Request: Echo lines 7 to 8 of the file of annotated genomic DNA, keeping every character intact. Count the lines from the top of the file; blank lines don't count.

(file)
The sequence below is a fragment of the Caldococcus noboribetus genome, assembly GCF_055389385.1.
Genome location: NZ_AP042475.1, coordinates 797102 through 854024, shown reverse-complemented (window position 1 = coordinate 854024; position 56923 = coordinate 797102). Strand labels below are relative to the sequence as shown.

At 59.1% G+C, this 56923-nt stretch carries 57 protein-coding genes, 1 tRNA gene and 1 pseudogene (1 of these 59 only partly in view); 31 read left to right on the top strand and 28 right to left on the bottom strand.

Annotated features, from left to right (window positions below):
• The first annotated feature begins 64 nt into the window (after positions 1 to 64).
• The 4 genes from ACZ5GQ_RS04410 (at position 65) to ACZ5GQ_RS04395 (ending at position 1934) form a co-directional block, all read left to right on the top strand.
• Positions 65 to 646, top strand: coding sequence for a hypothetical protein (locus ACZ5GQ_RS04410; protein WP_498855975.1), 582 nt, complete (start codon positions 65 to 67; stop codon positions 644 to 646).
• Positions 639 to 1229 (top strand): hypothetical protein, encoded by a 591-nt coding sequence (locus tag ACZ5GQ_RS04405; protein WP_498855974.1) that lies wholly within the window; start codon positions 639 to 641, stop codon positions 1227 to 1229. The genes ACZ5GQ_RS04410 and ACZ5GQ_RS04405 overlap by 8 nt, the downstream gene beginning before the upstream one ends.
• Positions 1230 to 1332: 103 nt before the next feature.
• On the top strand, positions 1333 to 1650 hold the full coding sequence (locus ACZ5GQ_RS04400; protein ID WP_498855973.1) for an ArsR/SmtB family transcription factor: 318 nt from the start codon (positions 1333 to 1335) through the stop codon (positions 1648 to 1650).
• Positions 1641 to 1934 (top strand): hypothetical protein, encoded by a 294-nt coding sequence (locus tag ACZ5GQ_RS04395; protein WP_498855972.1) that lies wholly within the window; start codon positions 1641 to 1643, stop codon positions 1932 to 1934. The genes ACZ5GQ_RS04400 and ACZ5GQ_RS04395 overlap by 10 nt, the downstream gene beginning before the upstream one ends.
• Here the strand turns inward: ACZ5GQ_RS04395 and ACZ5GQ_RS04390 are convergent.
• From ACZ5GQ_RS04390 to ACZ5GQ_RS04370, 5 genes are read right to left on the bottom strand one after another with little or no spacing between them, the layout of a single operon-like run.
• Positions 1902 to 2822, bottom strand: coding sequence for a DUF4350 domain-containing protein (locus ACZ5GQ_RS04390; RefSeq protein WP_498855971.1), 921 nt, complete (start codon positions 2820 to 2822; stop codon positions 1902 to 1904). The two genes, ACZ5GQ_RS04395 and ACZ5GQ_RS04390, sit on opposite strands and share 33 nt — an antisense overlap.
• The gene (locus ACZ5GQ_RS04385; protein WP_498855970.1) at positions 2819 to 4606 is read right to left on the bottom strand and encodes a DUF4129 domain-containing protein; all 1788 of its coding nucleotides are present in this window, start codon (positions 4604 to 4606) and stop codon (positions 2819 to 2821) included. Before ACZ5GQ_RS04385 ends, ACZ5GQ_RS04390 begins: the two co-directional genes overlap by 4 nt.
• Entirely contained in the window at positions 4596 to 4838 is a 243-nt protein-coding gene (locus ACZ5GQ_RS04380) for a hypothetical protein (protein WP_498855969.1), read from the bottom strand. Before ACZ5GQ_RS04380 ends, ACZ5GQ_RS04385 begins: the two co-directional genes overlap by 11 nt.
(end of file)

• Positions 65 to 646, top strand: coding sequence for a hypothetical protein (locus ACZ5GQ_RS04410; protein WP_498855975.1), 582 nt, complete (start codon positions 65 to 67; stop codon positions 644 to 646).
• Positions 639 to 1229 (top strand): hypothetical protein, encoded by a 591-nt coding sequence (locus tag ACZ5GQ_RS04405; protein WP_498855974.1) that lies wholly within the window; start codon positions 639 to 641, stop codon positions 1227 to 1229. The genes ACZ5GQ_RS04410 and ACZ5GQ_RS04405 overlap by 8 nt, the downstream gene beginning before the upstream one ends.